Every mandala has a center and a periphery, and “at the center is the basic organizing principle, which is something active and powerful.” Emanating from this “are various related subprinciples” forming the body of the mandala. These are often depicted as a sphere, with a boundary. “Whenever mandalas have to do with people and their concerns, the boundary is a very emotional place.”

What has this got to do with the second Truth, the origin of suffering? The answer lies in ego, or self-view, “which narrows our world and creates a closed and sometimes crushing mandala.” This “ego mandala” gives rise to suffering because of our “continually projecting expectations onto our experience,” especially in the relation between the conceptual structures we create, and our emotions. Consequently, exploration of and penetration into the significance of this relation is a vitally important element of meditation practice.

Perhaps counter-intuitively, Trungpa Rinpoche taught that negative emotions like anger or desire were not themselves really a problem: “Emotions arise in our bodies, but they don’t have to be expressed in external activity.” The problem lies not in the basic emotion but in the “negativity of the negativity” which refers “to the ideas we have about our emotions, the reasons we give to justify their presence and continuance.”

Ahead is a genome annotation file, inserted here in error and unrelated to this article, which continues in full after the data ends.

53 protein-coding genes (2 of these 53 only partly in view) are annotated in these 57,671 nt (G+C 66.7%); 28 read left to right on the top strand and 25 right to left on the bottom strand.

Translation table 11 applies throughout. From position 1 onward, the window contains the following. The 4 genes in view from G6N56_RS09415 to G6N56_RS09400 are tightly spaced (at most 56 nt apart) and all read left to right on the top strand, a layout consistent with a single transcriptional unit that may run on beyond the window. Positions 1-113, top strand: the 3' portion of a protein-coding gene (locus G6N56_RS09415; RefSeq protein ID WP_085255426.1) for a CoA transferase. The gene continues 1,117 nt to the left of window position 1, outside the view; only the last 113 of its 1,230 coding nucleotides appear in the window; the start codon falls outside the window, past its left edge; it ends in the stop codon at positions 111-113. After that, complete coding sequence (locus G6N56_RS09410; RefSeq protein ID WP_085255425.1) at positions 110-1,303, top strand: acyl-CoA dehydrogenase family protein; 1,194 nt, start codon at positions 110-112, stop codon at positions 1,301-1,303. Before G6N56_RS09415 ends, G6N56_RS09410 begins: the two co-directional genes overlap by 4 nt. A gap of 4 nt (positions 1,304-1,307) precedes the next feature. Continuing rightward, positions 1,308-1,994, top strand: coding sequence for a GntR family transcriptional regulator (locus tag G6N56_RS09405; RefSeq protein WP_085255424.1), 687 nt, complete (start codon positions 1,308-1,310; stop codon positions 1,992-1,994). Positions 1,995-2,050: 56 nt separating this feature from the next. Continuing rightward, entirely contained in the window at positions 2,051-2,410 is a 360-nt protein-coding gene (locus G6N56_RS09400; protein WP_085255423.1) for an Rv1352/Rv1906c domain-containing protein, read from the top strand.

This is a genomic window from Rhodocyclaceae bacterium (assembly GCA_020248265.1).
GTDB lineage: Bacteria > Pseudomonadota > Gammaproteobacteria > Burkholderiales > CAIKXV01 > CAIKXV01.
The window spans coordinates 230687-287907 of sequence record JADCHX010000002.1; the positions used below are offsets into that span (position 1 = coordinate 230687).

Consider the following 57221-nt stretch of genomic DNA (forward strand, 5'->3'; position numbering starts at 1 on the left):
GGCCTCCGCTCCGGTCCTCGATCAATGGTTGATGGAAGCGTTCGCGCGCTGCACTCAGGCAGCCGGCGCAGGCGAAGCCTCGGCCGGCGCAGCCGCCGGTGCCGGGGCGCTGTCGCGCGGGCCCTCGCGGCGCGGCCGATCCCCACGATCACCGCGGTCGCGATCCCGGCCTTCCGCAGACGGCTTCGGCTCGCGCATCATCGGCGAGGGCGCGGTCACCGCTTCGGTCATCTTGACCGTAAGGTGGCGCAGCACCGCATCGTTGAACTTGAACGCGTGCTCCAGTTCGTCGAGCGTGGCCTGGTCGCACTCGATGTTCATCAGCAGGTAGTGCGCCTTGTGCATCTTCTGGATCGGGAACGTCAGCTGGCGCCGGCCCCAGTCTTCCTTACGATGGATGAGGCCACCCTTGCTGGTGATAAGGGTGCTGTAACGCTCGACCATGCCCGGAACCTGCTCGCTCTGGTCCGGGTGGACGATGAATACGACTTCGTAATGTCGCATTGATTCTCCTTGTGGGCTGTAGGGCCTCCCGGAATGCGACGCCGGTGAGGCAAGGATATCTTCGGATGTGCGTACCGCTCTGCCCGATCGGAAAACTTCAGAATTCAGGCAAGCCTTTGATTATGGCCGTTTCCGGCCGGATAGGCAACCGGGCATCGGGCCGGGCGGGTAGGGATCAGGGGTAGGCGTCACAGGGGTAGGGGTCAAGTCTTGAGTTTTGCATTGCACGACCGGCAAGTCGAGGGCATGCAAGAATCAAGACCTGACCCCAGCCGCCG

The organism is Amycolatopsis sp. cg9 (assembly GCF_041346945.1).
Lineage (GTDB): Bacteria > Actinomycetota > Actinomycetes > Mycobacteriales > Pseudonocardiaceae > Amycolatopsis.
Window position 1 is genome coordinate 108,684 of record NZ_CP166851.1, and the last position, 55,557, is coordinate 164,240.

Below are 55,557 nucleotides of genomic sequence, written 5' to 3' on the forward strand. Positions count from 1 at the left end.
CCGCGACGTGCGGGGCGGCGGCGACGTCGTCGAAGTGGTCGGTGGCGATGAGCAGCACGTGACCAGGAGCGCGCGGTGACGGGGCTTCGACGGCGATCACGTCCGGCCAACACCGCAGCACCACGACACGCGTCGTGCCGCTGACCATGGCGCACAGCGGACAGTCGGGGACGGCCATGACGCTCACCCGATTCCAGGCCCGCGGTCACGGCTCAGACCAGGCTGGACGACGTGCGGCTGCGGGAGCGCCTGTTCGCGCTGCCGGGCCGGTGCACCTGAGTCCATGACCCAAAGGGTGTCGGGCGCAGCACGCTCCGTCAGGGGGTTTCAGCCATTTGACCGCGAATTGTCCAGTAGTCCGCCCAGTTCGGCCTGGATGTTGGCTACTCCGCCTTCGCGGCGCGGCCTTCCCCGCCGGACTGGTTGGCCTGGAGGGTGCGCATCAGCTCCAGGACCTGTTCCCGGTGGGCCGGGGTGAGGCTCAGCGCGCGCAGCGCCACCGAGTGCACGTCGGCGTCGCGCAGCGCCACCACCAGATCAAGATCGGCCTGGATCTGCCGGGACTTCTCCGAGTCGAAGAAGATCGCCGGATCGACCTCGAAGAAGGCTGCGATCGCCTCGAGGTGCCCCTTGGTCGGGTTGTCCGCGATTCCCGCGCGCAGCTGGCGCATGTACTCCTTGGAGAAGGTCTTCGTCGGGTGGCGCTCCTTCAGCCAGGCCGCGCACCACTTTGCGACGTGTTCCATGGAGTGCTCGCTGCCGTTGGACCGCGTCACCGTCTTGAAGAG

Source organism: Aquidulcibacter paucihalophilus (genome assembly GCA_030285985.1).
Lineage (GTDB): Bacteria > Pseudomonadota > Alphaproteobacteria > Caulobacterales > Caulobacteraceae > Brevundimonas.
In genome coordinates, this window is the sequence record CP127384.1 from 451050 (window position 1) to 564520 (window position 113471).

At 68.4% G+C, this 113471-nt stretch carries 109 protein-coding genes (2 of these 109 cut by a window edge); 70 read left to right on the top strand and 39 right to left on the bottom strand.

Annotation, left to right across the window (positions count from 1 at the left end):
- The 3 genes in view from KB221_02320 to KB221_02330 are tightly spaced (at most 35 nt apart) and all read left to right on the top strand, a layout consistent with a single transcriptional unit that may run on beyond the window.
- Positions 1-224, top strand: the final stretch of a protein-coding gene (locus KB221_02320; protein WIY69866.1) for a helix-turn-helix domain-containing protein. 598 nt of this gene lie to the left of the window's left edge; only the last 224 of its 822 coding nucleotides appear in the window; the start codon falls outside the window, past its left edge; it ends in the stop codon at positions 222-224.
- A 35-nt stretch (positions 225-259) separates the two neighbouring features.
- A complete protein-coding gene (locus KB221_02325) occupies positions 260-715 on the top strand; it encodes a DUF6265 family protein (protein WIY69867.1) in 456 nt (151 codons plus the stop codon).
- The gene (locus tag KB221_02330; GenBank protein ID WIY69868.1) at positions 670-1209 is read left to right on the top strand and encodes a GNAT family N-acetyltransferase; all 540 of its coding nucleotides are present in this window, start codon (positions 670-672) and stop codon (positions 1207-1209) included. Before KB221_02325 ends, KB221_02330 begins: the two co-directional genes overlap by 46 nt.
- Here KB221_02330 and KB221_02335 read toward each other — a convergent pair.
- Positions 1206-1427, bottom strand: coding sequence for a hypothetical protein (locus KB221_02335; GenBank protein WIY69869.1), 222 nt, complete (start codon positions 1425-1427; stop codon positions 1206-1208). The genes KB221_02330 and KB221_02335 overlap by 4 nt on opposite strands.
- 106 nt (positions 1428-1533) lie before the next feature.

Ego, or self-view, narrows our world and creates a closed and sometimes crushing mandala.

So, it’s important to recognize the conceptual link between emotion and response. “Negative” emotions only grow because we dwell on them with thoughts. “We use concepts to narrow our vision and drive our hatred and desire toward some ego-centred goal.” To open and expand our vision through meditation, Rigdzin Shikpo recommends “treating thoughts, feelings and emotions as guests.” That is, you “greet” them by allowing yourself to experience them as clearly as possible, then “let them go and return to the breath.”

Importantly, “you never need to think of them as interruptions. They are all part of the meditation practice, part of the dance of your mind.” This advice seems particularly apposite to those developing a meditation practice, as it’s often assumed that “thoughts are the enemy” and somehow have to be got rid of.